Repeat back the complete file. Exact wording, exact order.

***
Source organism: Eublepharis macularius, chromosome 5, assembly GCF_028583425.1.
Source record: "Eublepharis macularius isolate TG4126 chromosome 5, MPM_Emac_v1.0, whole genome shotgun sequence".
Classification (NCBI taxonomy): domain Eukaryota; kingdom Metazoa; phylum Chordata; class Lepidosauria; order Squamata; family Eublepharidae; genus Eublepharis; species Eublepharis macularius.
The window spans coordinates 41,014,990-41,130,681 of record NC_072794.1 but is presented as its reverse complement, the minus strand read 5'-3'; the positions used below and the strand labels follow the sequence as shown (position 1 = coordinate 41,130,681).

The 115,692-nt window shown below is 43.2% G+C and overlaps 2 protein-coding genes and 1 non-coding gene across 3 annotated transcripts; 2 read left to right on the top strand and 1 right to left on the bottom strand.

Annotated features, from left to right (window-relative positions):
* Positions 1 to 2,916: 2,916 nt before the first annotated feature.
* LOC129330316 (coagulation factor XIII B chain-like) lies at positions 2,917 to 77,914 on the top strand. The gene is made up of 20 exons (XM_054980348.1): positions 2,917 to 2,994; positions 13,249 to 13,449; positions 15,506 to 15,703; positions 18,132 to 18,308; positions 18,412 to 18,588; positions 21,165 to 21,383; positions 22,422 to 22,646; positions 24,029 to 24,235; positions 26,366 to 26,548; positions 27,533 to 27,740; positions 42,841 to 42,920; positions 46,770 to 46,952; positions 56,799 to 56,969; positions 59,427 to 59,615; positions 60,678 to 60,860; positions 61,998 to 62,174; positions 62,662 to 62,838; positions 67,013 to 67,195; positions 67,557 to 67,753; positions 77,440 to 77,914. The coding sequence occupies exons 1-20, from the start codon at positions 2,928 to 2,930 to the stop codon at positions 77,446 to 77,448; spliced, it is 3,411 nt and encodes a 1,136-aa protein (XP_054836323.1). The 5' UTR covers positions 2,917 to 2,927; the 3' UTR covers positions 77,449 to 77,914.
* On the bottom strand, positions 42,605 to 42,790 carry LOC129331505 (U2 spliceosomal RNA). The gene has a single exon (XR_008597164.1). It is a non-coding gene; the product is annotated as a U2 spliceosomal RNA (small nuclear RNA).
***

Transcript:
Source organism: Eublepharis macularius, chromosome 5, assembly GCF_028583425.1.
Source record: "Eublepharis macularius isolate TG4126 chromosome 5, MPM_Emac_v1.0, whole genome shotgun sequence".
Classification (NCBI taxonomy): domain Eukaryota; kingdom Metazoa; phylum Chordata; class Lepidosauria; order Squamata; family Eublepharidae; genus Eublepharis; species Eublepharis macularius.
The window spans coordinates 41,014,990-41,130,681 of record NC_072794.1 but is presented as its reverse complement, the minus strand read 5'-3'; the positions used below and the strand labels follow the sequence as shown (position 1 = coordinate 41,130,681).

The 115,692-nt window shown below is 43.2% G+C and overlaps 2 protein-coding genes and 1 non-coding gene across 3 annotated transcripts; 2 read left to right on the top strand and 1 right to left on the bottom strand.

Annotated features, from left to right (window-relative positions):
* Positions 1 to 2,916: 2,916 nt before the first annotated feature.
* LOC129330316 (coagulation factor XIII B chain-like) lies at positions 2,917 to 77,914 on the top strand. The gene is made up of 20 exons (XM_054980348.1): positions 2,917 to 2,994; positions 13,249 to 13,449; positions 15,506 to 15,703; positions 18,132 to 18,308; positions 18,412 to 18,588; positions 21,165 to 21,383; positions 22,422 to 22,646; positions 24,029 to 24,235; positions 26,366 to 26,548; positions 27,533 to 27,740; positions 42,841 to 42,920; positions 46,770 to 46,952; positions 56,799 to 56,969; positions 59,427 to 59,615; positions 60,678 to 60,860; positions 61,998 to 62,174; positions 62,662 to 62,838; positions 67,013 to 67,195; positions 67,557 to 67,753; positions 77,440 to 77,914. The coding sequence occupies exons 1-20, from the start codon at positions 2,928 to 2,930 to the stop codon at positions 77,446 to 77,448; spliced, it is 3,411 nt and encodes a 1,136-aa protein (XP_054836323.1). The 5' UTR covers positions 2,917 to 2,927; the 3' UTR covers positions 77,449 to 77,914.
* On the bottom strand, positions 42,605 to 42,790 carry LOC129331505 (U2 spliceosomal RNA). The gene has a single exon (XR_008597164.1). It is a non-coding gene; the product is annotated as a U2 spliceosomal RNA (small nuclear RNA).